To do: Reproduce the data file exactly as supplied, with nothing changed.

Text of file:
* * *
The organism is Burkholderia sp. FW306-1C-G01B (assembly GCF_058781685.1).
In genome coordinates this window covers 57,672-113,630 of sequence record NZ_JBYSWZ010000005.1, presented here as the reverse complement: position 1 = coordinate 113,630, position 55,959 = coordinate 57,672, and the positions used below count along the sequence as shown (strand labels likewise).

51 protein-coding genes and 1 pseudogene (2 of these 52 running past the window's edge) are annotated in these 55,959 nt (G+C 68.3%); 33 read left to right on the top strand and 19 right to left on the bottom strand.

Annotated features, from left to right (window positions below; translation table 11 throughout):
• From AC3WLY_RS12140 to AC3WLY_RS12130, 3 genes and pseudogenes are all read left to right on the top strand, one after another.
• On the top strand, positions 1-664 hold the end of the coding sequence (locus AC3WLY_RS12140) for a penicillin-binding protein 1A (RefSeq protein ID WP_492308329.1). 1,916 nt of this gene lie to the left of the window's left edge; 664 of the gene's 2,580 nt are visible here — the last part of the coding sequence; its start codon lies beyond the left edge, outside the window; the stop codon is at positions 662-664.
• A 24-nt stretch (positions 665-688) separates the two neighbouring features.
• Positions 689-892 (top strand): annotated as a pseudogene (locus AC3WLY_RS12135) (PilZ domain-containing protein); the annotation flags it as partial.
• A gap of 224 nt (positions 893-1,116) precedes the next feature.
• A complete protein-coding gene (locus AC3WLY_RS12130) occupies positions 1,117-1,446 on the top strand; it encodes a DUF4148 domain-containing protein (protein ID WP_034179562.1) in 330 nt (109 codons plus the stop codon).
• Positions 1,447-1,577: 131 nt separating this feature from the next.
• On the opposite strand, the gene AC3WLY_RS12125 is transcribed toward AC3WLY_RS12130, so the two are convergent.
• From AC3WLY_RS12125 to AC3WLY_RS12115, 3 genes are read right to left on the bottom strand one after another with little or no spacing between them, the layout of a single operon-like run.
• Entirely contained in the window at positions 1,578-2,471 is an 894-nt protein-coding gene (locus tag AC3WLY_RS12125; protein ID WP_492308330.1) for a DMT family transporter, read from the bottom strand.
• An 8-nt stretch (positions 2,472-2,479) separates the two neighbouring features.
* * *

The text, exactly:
The organism is Burkholderia sp. FW306-1C-G01B (assembly GCF_058781685.1).
In genome coordinates this window covers 57,672-113,630 of sequence record NZ_JBYSWZ010000005.1, presented here as the reverse complement: position 1 = coordinate 113,630, position 55,959 = coordinate 57,672, and the positions used below count along the sequence as shown (strand labels likewise).

51 protein-coding genes and 1 pseudogene (2 of these 52 running past the window's edge) are annotated in these 55,959 nt (G+C 68.3%); 33 read left to right on the top strand and 19 right to left on the bottom strand.

Annotated features, from left to right (window positions below; translation table 11 throughout):
• From AC3WLY_RS12140 to AC3WLY_RS12130, 3 genes and pseudogenes are all read left to right on the top strand, one after another.
• On the top strand, positions 1-664 hold the end of the coding sequence (locus AC3WLY_RS12140) for a penicillin-binding protein 1A (RefSeq protein ID WP_492308329.1). 1,916 nt of this gene lie to the left of the window's left edge; 664 of the gene's 2,580 nt are visible here — the last part of the coding sequence; its start codon lies beyond the left edge, outside the window; the stop codon is at positions 662-664.
• A 24-nt stretch (positions 665-688) separates the two neighbouring features.
• Positions 689-892 (top strand): annotated as a pseudogene (locus AC3WLY_RS12135) (PilZ domain-containing protein); the annotation flags it as partial.
• A gap of 224 nt (positions 893-1,116) precedes the next feature.
• A complete protein-coding gene (locus AC3WLY_RS12130) occupies positions 1,117-1,446 on the top strand; it encodes a DUF4148 domain-containing protein (protein ID WP_034179562.1) in 330 nt (109 codons plus the stop codon).
• Positions 1,447-1,577: 131 nt separating this feature from the next.
• On the opposite strand, the gene AC3WLY_RS12125 is transcribed toward AC3WLY_RS12130, so the two are convergent.
• From AC3WLY_RS12125 to AC3WLY_RS12115, 3 genes are read right to left on the bottom strand one after another with little or no spacing between them, the layout of a single operon-like run.
• Entirely contained in the window at positions 1,578-2,471 is an 894-nt protein-coding gene (locus tag AC3WLY_RS12125; protein ID WP_492308330.1) for a DMT family transporter, read from the bottom strand.
• An 8-nt stretch (positions 2,472-2,479) separates the two neighbouring features.